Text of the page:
Objective: In treatment of binge eating, measures of self-concept, eating self-efficacy, and social support were examined at 0, 6, and 18 months to determine if improvements in these variables were associated with reductions in binge eating severity.
Method: Obese adult females (N = 125) were treated for 6 months, with 12 months of maintenance meetings. The Binge Eating Scale (BES), Tennessee Self-Concept Scale (TSC), Dieter's Inventory of Eating Temptations (DIET), and a social support measure (SocSup) were used.
Results: Over the first 6 months, improvements in BES were associated with improvements in the TSC and DIET. Over 18 months, improvements in BES were associated with improvements in the TSC, DIET, and SocSup.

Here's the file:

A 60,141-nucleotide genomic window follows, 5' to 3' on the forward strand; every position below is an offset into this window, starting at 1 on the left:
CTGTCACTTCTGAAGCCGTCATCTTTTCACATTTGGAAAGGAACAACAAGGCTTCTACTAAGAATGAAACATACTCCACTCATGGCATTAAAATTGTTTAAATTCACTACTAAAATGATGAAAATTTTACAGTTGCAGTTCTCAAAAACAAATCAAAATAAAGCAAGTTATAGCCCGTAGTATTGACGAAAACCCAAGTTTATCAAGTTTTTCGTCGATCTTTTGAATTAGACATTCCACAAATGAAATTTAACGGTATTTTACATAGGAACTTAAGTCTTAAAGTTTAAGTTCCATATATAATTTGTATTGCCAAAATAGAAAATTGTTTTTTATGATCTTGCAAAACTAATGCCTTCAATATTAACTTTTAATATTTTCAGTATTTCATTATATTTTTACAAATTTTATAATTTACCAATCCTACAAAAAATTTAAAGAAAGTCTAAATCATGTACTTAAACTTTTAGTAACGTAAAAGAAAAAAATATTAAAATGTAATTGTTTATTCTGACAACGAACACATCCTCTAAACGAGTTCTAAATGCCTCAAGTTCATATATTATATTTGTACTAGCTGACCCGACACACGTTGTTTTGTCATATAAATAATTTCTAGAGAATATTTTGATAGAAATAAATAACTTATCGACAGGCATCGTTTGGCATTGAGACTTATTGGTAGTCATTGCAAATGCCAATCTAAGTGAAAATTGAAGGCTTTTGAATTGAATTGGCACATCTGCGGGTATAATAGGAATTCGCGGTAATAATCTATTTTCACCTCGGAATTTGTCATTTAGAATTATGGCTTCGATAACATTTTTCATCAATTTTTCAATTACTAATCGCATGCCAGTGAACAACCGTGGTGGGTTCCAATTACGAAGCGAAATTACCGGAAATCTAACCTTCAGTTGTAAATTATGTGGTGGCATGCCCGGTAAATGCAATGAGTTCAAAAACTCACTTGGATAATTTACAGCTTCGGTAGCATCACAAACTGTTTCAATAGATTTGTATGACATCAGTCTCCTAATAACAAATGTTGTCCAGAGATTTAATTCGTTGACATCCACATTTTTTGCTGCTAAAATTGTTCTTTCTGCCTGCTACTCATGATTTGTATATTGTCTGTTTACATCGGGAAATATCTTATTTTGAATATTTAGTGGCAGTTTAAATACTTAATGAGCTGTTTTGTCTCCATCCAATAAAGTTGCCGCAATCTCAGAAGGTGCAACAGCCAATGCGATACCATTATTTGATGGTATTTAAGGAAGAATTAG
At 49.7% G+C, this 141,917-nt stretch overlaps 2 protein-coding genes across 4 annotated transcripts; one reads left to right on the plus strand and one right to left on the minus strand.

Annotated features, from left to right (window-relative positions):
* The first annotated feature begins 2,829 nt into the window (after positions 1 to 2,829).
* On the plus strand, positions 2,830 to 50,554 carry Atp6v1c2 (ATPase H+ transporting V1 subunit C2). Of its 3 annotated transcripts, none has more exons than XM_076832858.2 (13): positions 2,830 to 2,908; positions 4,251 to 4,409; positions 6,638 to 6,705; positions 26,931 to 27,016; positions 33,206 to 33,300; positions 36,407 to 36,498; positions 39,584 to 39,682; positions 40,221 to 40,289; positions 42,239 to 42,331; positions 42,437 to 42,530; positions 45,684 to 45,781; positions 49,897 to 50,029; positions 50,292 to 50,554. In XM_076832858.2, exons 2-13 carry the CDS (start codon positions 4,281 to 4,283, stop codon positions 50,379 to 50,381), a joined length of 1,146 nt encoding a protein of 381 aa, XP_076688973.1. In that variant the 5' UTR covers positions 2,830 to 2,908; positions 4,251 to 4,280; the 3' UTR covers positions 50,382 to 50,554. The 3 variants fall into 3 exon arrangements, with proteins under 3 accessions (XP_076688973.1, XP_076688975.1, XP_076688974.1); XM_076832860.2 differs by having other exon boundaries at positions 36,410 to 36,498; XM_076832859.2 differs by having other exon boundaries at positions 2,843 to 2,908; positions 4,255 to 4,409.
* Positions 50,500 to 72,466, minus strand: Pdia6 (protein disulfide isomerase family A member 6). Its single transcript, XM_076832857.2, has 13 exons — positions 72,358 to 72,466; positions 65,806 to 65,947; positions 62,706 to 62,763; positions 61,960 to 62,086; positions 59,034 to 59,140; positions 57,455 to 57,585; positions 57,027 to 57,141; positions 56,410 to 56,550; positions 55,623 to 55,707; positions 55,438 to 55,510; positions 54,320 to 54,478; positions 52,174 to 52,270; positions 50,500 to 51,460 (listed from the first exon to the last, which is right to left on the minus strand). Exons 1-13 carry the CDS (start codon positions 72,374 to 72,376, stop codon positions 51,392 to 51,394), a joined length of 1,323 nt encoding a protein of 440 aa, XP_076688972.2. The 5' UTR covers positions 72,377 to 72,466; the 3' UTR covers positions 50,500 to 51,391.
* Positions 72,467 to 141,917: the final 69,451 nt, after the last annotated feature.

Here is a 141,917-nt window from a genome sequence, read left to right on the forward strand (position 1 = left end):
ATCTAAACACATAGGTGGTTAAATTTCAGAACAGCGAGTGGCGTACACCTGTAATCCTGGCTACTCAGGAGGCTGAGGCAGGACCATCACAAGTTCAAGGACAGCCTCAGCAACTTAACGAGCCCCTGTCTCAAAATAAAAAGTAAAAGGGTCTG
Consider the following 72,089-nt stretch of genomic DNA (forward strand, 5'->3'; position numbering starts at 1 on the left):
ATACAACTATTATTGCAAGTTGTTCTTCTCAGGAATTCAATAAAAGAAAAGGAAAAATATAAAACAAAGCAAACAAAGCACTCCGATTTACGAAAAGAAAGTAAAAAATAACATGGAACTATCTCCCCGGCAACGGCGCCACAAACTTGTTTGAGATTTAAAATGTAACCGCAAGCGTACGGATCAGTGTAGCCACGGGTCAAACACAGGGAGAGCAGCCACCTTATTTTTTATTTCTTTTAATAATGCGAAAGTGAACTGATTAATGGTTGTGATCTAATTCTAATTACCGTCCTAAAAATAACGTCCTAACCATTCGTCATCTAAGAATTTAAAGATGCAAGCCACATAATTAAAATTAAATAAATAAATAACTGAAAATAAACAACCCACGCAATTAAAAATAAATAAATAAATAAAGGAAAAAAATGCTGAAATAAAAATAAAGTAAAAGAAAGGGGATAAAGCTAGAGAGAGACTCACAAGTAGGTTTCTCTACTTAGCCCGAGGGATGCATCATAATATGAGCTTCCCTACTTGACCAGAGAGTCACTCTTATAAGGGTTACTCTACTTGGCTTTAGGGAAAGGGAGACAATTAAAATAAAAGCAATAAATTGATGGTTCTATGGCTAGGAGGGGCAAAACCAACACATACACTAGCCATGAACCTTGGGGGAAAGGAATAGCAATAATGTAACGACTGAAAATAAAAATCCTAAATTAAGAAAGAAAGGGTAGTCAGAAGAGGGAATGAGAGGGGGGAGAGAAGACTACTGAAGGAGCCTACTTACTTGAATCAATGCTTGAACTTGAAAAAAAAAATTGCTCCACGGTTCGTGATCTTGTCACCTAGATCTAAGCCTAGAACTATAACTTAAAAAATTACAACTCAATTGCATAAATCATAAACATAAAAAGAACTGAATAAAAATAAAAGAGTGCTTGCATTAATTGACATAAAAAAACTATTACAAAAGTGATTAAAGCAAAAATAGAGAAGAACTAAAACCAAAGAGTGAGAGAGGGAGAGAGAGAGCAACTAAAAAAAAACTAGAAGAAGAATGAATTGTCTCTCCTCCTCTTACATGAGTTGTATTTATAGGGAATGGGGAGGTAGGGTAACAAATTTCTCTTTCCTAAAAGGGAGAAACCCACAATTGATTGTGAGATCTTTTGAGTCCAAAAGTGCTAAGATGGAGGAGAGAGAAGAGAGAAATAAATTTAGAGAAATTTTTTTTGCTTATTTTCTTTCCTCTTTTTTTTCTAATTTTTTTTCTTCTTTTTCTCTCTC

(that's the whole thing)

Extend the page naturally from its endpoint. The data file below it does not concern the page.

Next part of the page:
Discussion: Therapy for binge eating should result in improvement in self-concept and eating self-efficacy, as well as reductions in binge eating. This study showed that self-concept and eating self-efficacy were associated with improvement in binge eating severity. The association with social support did not appear until long-term follow-up. Improvement in self-concept and eating self-efficacy may be processes leading to clinical improvement in this eating disorder, or they may result from changes in binge eating.
Copyright 1999 by John Wiley & Sons, Inc.